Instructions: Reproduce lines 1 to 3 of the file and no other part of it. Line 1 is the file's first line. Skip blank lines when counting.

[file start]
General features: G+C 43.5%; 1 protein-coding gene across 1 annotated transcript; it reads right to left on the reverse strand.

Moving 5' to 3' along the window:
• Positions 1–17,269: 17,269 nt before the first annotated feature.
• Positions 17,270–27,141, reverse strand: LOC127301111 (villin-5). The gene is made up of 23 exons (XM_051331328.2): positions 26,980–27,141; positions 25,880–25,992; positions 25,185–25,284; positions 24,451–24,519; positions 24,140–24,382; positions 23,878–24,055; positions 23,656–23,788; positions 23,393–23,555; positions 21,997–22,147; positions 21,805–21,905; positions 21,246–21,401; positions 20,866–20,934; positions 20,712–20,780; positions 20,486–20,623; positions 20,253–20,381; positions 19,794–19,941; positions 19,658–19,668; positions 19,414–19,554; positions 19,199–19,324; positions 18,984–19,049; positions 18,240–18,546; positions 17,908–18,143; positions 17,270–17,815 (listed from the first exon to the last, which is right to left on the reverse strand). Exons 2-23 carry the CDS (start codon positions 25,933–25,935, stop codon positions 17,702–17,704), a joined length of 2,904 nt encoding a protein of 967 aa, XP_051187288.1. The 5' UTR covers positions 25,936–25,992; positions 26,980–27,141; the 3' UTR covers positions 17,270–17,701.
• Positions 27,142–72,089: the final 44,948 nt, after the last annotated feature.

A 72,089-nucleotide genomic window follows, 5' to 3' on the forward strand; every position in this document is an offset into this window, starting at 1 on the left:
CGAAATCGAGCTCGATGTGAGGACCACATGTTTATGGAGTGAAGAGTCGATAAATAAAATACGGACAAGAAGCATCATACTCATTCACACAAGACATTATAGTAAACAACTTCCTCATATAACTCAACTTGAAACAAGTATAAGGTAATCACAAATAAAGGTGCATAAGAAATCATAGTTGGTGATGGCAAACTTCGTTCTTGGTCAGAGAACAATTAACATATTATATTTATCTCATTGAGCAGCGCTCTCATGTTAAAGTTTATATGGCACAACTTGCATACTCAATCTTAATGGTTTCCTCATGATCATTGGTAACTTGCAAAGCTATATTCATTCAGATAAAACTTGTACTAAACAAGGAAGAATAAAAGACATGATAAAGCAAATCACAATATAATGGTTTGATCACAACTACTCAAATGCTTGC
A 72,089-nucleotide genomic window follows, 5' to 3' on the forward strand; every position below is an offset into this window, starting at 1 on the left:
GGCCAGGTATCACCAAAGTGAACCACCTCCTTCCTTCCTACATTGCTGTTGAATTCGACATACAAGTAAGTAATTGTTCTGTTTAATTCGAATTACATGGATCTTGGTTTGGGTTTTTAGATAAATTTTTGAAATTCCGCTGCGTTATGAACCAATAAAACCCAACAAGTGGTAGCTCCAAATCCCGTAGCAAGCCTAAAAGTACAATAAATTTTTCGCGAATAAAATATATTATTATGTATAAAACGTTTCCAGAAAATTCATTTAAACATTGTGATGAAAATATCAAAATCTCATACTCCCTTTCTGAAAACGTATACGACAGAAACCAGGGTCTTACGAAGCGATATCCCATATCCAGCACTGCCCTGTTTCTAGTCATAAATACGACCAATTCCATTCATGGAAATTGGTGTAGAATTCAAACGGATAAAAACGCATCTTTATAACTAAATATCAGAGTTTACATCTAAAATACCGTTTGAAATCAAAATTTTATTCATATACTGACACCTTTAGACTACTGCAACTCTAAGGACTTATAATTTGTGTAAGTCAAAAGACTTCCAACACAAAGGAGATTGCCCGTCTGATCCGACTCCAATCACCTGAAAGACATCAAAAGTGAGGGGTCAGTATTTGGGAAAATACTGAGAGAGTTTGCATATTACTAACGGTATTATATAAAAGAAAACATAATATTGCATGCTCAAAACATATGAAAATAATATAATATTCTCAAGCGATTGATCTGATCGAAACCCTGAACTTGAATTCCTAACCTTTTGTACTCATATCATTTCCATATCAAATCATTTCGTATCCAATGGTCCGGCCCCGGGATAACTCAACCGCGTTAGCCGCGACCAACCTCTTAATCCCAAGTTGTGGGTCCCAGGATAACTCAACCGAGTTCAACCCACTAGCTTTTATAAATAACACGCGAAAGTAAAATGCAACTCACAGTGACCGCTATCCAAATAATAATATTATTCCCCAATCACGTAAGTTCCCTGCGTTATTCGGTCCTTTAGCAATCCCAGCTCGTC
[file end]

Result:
General features: G+C 43.5%; 1 protein-coding gene across 1 annotated transcript; it reads right to left on the reverse strand.

Moving 5' to 3' along the window:
• Positions 1–17,269: 17,269 nt before the first annotated feature.